It's a growing trend: tracking criminals with GPS. It's a complex issue, one with numerous advantages and disadvantages on a many fronts, economic, ethical and legal. This article describes something of the debate.
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We'll start with one of the less subjective issues. GPS units are expensive. They're expensive to develop as tamper-proof and jamming-proof, they're expensive to build, and they're even quite expensive to monitor. At current, GPS tracking systems aren't being used instead of any other tracking mechanisms. As such, agencies require new money to fund all this, and that money has to come from somewhere during current budget woes.
So, GPS tracking of criminals isn't economically practical—at least, after they've gotten out of jail. What about substituting strictly monitored GPS tracking instead of a incarceration? Think of it as highly restrictive parole. One could ensure that a suspect doesn't go back to their old ways, while saving a lot of taxpayer money while they're at it.
This would certainly lighten the load on an overburdened criminal system, freeing up money for any number of other purposes, such as for harm reduction and rehabilitation programs to prevent crime in the first place. The idea's been toyed with by legislators, but never implemented.
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Many have challenged the usefulness of GPS tracking for criminals—or at least, the image that it will completely prevent certain types of crimes from happening. Since GPS tracking of criminals has begun, there have been deaths at the hands of those being tracked, indicating that the system does not do nearly as much good as once hoped. After all, just because you know someone's location doesn't mean you know what they're doing there. GPS tracking might make for good evidence after the crime has been committed, but it doesn't directly prevent the crime from happening. In essence, it can create a false sense of security when people overestimate its capabilities.
GPS tracking devices are also not fool proof. They may be jammed quite easily, GPS signals being quite weak. The devices may also be removed with a little bit of trouble, leaving the criminal unfettered while police scamper to locate him. Nor do they do much good in crowded indoor environments such as malls or apartment buildings, where a criminal act may be committed without the GPS device providing foolproof evidence that it was, in fact, the perp.
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Here's the tricky bit. Ought one track criminals after they have served their sentence?
Many feel that it must be distinguished by the criminal. There is little sense in tracking white collar criminals, for instance, but sex offenders—who already have lists of their name and location published publicly—are a hot target for tracking devices. The idea is that by actually enforcing existing restrictions on their movement, such as being within a given distance of a school, will work to prevent further offenses by repeat sex offenders. Another use is to enforce restraining orders, which might also prevent many deaths by the hands of violent stalkers or exes.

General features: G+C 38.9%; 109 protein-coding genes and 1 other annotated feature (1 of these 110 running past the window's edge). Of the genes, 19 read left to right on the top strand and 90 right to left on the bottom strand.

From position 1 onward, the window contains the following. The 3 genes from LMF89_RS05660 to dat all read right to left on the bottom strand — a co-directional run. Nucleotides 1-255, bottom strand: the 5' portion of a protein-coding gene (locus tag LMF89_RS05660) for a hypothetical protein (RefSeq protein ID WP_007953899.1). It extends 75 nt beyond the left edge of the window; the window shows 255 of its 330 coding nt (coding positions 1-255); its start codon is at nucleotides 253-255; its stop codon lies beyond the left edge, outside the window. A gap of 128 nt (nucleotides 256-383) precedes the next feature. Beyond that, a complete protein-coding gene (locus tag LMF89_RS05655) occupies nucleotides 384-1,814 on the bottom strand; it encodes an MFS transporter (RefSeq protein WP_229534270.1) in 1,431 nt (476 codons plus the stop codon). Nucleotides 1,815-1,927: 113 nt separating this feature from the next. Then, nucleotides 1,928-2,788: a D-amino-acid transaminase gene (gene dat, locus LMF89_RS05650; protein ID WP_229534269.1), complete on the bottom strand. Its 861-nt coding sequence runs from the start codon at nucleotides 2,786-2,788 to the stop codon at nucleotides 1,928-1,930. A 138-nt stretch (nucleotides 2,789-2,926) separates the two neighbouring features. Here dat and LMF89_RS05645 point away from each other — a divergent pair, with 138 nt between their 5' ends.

Still, at least in theory, these people have already served their sentence: after they have done so, why continue the punishment? GPS tracking devices are large and conspicuous, and what certainly interrupt the daily life of a criminal once free, preventing them from reintegrating into society and thus making them even more likely to resort to crime again. And then there are the privacy issues: once free, does a government body, even in the name of prevention, have the right to such a deep invasion of privacy as tracking location? Some have argued lifelong tracking as mandated by many states as unconstitutional. This is a tricky dilemma to resolve.
And, ought GPS tracking systems replace traditional incarceration? Maybe not in all cases—murder being a good example of this. Jail is as much punitive as keeping people genuinely dangerous to society off the streets. But for minor crimes, many people see it as just a more restrictive parole, a much more constructive way to rehabilitate someone.
Another nice little advantage of this system is that those who have committed soft crimes won't be exposed to hardened criminals, a notorious problem where people who just committed minor crimes are transformed by their jail time into something that society really has to fear.
Still, the danger of letting criminals out on the street before they've learned their lesson is a frightening one, and one that people aren't likely to abide by without some serious protections.
For some excellent pieces discussing this complex issue, check out both the links within this article, and the following: